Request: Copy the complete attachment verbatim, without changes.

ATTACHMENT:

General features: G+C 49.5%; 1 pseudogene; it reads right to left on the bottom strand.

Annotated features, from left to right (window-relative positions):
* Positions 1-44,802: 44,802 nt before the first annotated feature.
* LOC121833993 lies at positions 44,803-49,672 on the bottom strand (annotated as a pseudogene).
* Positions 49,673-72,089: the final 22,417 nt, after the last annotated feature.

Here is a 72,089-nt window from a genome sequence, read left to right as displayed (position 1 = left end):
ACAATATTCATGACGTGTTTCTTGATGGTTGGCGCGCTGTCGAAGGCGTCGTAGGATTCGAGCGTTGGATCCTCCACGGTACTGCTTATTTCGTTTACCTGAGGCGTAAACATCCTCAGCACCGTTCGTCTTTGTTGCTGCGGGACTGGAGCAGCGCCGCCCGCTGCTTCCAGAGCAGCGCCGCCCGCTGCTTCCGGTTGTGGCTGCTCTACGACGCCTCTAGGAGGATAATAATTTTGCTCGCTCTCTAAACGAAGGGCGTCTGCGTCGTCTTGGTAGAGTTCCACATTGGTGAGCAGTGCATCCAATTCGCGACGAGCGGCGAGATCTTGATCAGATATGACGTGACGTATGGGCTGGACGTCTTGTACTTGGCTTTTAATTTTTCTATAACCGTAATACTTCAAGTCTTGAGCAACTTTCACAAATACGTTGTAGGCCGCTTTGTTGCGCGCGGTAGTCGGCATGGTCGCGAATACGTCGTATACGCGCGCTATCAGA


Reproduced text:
General features: G+C 49.5%; 1 pseudogene; it reads right to left on the bottom strand.

Annotated features, from left to right (window-relative positions):
* Positions 1-44,802: 44,802 nt before the first annotated feature.
* LOC121833993 lies at positions 44,803-49,672 on the bottom strand (annotated as a pseudogene).
* Positions 49,673-72,089: the final 22,417 nt, after the last annotated feature.

Here is a 72,089-nt window from a genome sequence, read left to right as displayed (position 1 = left end):
ACAATATTCATGACGTGTTTCTTGATGGTTGGCGCGCTGTCGAAGGCGTCGTAGGATTCGAGCGTTGGATCCTCCACGGTACTGCTTATTTCGTTTACCTGAGGCGTAAACATCCTCAGCACCGTTCGTCTTTGTTGCTGCGGGACTGGAGCAGCGCCGCCCGCTGCTTCCAGAGCAGCGCCGCCCGCTGCTTCCGGTTGTGGCTGCTCTACGACGCCTCTAGGAGGATAATAATTTTGCTCGCTCTCTAAACGAAGGGCGTCTGCGTCGTCTTGGTAGAGTTCCACATTGGTGAGCAGTGCATCCAATTCGCGACGAGCGGCGAGATCTTGATCAGATATGACGTGACGTATGGGCTGGACGTCTTGTACTTGGCTTTTAATTTTTCTATAACCGTAATACTTCAAGTCTTGAGCAACTTTCACAAATACGTTGTAGGCCGCTTTGTTGCGCGCGGTAGTCGGCATGGTCGCGAATACGTCGTATACGCGCGCTATCAGA